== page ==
Conversation Series on Philosophy and Ideas
Date: Friday, October 29, 2021
Time: 12:00–1:30pm EDT
What can we learn from the Ancients?
From astronomical to social phenomena, what do we do when we explain something? What does it mean to say that something is the cause of something else? What are different ways in which biases enter our explanations? We will explore these questions as they appear in Ancient Greek philosophy and science, to see how an encounter with philosophy of the past might help us expand and refine our thinking today. We will discuss the difference between why and how questions; the understanding of causality in Ancient Greek philosophy; and the difference between proximate and distant causes. The discussion will be followed by a small workshop and discussion amongst participants.
The event is open to the public. It will consist of:
- a 1-hour panel/discussion with the speakers (12 minutes each, followed by discussion)
- a 30-minute workshop for college and high school students
The panel discussion portion of this event will take place via Zoom and will be live-streamed. The student workshop portion will not be streamed or recorded.
Mark Schiefsky (C.Lois P.Grove Professor of the Classics and Director, Center for Hellenic Studies, Harvard University)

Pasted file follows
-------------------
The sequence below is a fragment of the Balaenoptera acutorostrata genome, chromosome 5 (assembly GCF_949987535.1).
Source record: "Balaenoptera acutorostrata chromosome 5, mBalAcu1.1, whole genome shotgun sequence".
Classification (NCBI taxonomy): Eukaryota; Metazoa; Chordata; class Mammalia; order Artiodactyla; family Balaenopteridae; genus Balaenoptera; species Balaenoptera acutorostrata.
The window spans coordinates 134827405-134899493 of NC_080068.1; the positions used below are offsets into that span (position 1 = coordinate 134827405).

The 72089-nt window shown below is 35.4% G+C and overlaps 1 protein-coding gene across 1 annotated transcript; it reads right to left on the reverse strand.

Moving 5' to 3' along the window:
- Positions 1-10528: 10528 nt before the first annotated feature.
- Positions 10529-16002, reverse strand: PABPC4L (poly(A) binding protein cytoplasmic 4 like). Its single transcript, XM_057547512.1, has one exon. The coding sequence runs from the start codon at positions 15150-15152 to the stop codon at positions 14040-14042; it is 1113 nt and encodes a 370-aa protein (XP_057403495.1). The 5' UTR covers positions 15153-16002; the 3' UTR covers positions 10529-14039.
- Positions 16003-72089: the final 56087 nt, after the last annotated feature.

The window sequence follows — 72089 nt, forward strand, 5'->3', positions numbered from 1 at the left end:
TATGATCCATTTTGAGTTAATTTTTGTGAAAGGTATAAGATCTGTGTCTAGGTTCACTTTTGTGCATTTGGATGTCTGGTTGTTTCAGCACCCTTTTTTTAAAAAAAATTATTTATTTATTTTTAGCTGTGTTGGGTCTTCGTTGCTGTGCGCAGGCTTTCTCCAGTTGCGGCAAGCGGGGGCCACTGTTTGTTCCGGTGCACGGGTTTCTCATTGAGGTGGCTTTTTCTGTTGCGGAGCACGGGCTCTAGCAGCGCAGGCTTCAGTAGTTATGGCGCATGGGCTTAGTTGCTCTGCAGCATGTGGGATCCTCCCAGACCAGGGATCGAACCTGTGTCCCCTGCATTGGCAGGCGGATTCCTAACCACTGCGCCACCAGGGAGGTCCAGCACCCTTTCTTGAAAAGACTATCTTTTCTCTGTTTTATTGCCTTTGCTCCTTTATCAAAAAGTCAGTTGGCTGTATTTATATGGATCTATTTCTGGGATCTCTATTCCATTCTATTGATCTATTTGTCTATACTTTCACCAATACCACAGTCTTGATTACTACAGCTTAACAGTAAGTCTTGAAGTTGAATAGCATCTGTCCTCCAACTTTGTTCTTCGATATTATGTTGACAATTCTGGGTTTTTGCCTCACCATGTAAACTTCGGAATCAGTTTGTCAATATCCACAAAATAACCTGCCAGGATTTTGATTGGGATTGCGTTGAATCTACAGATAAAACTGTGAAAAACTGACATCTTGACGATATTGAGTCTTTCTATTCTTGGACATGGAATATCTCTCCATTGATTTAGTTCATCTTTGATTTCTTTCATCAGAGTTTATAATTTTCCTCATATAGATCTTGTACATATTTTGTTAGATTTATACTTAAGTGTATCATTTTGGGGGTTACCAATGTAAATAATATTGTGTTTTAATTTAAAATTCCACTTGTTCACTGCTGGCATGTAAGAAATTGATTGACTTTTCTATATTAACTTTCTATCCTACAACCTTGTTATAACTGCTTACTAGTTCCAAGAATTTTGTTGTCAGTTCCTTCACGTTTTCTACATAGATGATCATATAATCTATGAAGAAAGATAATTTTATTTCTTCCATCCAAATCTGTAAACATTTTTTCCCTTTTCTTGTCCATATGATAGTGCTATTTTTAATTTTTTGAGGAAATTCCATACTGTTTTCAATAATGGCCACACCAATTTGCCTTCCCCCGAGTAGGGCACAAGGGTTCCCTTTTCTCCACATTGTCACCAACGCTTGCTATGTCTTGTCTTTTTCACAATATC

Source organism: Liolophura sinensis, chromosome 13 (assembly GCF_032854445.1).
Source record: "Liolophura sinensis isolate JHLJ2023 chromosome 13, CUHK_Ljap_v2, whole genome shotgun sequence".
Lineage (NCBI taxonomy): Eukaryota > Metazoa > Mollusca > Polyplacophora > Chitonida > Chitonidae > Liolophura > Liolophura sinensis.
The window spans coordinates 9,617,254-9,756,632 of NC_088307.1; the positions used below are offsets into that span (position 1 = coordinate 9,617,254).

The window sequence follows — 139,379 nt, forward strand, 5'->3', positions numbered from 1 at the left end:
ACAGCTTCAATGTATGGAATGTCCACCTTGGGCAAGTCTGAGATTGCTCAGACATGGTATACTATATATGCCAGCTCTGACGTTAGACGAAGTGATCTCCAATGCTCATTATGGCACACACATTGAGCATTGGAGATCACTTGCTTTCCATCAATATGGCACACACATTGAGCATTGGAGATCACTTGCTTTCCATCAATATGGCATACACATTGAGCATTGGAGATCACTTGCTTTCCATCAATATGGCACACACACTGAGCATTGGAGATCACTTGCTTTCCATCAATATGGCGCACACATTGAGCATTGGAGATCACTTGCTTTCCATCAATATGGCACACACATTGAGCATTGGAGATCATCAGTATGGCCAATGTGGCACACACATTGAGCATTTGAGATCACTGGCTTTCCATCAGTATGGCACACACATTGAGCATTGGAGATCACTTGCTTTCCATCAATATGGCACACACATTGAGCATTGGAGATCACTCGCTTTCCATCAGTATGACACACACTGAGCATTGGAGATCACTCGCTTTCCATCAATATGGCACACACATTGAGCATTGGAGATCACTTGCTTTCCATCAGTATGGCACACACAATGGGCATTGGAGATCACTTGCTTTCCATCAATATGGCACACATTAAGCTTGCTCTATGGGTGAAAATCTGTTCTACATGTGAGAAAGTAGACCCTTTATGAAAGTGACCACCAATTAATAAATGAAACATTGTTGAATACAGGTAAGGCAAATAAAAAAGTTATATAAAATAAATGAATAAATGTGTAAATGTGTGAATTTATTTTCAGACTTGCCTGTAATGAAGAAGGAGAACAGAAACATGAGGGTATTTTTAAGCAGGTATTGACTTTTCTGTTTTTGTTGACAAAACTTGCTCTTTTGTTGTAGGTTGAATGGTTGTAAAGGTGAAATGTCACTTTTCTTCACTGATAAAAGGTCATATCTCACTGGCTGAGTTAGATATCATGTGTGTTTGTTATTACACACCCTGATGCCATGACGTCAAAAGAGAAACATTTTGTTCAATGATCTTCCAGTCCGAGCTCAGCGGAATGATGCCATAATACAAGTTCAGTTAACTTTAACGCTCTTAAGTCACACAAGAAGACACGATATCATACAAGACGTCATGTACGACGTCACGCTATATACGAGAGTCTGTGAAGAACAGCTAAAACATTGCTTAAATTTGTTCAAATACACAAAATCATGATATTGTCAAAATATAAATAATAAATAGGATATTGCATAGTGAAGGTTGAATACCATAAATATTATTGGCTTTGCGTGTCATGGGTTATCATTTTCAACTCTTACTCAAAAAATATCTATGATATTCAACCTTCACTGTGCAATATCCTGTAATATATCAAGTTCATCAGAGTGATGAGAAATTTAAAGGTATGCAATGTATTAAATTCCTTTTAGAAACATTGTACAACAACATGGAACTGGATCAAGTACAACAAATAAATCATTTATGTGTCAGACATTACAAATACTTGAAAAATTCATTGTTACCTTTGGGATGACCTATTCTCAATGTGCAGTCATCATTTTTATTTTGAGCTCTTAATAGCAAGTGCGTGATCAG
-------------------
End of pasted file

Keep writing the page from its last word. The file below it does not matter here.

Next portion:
Cristina Viano (Senior researcher, CNRS, Centre Léon Robin, Sorbonne Université)
Voula Tsouna (Professor of Philosophy, University of California Santa Barbara)
Nicolas Prevelakis (Associate Senior Lecturer on Social Studies & Assistant Director of Curricular Development, Center for Hellenic Studies, Harvard University)
The event is part of the series on Philosophy and Ideas on Proximity, organized by the Center for Hellenic Studies and the Committee on Degrees in Social Studies, Harvard University, in partnership with the Cultural Services of the Consulate General of France in Boston. It is co-sponsored by Harvard’s Center for Hellenic Studies in Greece, The Department of Philosophy, University of California-Santa Barbara, the International School of Boston, and the Lycée Jean Macé in Vitry-sur-Seine.